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William L. Silvaneus is an ordinary guy who grew up in Nebraska. Although he was raised in a fundamentalist community where there were labels a plenty about other people, his grandmother Maud Cole, knew the danger of this habit. Instead, she modeled loving every human being and not shunning anyone because of a label. Because of her, William learned to look behind the labels and learn about the human reality that exists there.

  • The life challenges faced by individuals with developmental, or emotional deficits/disorders;

  • The reasons for homelessness;

  • The struggle to overcome addictions;

  • The thinking processes of individuals who have become disenfranchised;

  • The effects of unplanned or prolonged unemployment;

  • The aftereffects of war on the long-term life of veterans;

  • The dynamics of working with mentally impaired students; understanding the present cultural shift’s effect on churches and society and the difficulty in meeting those challenges;

  • The facilitation of cross-cultural relationships and personal development within organizations;

  • Effective coordination with government agencies;

  • Coalition building and lobbying both legislators and bureaucrats as a tool for education and buy-in;

  • How to do effective community building;

  • How to create community empowerment.

In his role as Director for World Relief, William worked with Bosnian refugees learning coordination and advocacy in a highly charged political setting, how to handle the trauma of working with the traumatized, and how to connect communities through sharing our common traits as human beings.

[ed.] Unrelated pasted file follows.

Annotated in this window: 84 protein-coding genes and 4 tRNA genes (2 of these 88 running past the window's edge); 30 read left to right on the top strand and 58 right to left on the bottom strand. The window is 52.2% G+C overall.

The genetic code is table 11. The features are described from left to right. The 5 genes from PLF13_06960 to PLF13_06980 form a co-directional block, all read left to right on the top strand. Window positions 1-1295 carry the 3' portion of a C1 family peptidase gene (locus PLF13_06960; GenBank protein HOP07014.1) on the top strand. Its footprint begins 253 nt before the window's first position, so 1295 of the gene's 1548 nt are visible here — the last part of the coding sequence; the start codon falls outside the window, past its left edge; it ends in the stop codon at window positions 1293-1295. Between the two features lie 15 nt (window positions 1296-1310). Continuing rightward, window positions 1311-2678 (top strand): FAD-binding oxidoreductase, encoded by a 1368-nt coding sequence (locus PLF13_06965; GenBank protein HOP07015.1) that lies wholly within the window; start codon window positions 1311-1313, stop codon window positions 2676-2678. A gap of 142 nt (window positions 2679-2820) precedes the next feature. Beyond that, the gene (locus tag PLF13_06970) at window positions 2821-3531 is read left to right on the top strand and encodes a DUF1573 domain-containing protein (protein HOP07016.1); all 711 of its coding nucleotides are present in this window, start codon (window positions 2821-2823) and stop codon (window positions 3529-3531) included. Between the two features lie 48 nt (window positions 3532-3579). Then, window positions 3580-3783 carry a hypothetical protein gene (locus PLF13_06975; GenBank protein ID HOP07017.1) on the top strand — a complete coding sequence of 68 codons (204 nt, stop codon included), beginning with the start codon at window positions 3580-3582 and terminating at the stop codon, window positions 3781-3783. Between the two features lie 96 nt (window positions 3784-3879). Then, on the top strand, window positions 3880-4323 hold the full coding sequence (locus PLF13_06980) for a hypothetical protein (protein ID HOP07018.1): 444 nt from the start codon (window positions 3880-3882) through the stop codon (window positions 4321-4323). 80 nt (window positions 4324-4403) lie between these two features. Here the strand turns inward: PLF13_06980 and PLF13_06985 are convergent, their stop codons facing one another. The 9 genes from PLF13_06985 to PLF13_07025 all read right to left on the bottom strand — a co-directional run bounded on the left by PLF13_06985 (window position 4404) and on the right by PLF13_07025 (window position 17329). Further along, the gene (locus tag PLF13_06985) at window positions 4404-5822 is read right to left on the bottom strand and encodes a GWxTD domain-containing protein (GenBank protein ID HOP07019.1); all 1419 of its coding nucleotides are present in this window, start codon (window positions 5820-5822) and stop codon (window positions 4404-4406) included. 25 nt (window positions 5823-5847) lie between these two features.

From his experience as a pastor to working in nonprofits/charities to substitute teaching to executive leadership, William has gained a unique insight into:

He saw that in Bosnia, dehumanized labels were used to justify violence, sadism, and mass killings in a terrible, hateful war.

He is afraid that here in the United States, we already hear echoes of those same justifications. They come from both sides. They have crept into our governmental institutions and political processes. He understands how us/them labels have turned our national conversation from dialog to all-out war.

William clearly sees how dehumanized labels are impacting the very fabric of our society, businesses, social services, churches, government, and the political establishment.

That is why William gets out of bed in the morning and has turned his retirement into a new career. He is on a mission to help recover the national conversation from its war footing to becoming a service to “we the people.” He wants to return labels from being instruments of war to tools of dialog so that we do not become the Bosnia of the North American Continent.

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